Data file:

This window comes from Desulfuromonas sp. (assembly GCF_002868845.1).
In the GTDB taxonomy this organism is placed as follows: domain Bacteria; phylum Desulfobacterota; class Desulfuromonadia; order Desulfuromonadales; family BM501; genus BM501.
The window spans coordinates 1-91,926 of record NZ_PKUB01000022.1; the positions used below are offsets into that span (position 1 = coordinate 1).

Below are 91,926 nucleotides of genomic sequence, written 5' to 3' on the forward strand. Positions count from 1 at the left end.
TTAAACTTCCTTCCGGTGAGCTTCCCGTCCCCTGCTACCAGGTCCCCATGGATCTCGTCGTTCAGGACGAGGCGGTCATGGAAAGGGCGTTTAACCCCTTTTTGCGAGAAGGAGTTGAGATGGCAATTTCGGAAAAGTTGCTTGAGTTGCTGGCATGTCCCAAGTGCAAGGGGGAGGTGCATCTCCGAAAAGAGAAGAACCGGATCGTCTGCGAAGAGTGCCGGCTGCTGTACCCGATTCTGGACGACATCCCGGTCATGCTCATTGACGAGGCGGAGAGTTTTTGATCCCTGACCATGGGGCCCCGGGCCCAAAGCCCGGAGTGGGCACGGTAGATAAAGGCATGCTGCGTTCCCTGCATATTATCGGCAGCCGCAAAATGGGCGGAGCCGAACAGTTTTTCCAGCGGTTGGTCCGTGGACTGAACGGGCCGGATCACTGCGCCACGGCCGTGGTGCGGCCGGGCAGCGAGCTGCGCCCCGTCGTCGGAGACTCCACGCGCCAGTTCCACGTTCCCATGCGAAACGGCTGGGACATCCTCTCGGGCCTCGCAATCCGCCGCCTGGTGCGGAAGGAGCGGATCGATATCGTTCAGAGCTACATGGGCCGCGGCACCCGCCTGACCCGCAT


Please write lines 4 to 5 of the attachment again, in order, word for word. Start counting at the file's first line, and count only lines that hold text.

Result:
Below are 91,926 nucleotides of genomic sequence, written 5' to 3' on the forward strand. Positions count from 1 at the left end.
TTAAACTTCCTTCCGGTGAGCTTCCCGTCCCCTGCTACCAGGTCCCCATGGATCTCGTCGTTCAGGACGAGGCGGTCATGGAAAGGGCGTTTAACCCCTTTTTGCGAGAAGGAGTTGAGATGGCAATTTCGGAAAAGTTGCTTGAGTTGCTGGCATGTCCCAAGTGCAAGGGGGAGGTGCATCTCCGAAAAGAGAAGAACCGGATCGTCTGCGAAGAGTGCCGGCTGCTGTACCCGATTCTGGACGACATCCCGGTCATGCTCATTGACGAGGCGGAGAGTTTTTGATCCCTGACCATGGGGCCCCGGGCCCAAAGCCCGGAGTGGGCACGGTAGATAAAGGCATGCTGCGTTCCCTGCATATTATCGGCAGCCGCAAAATGGGCGGAGCCGAACAGTTTTTCCAGCGGTTGGTCCGTGGACTGAACGGGCCGGATCACTGCGCCACGGCCGTGGTGCGGCCGGGCAGCGAGCTGCGCCCCGTCGTCGGAGACTCCACGCGCCAGTTCCACGTTCCCATGCGAAACGGCTGGGACATCCTCTCGGGCCTCGCAATCCGCCGCCTGGTGCGGAAGGAGCGGATCGATATCGTTCAGAGCTACATGGGCCGCGGCACCCGCCTGACCCGCAT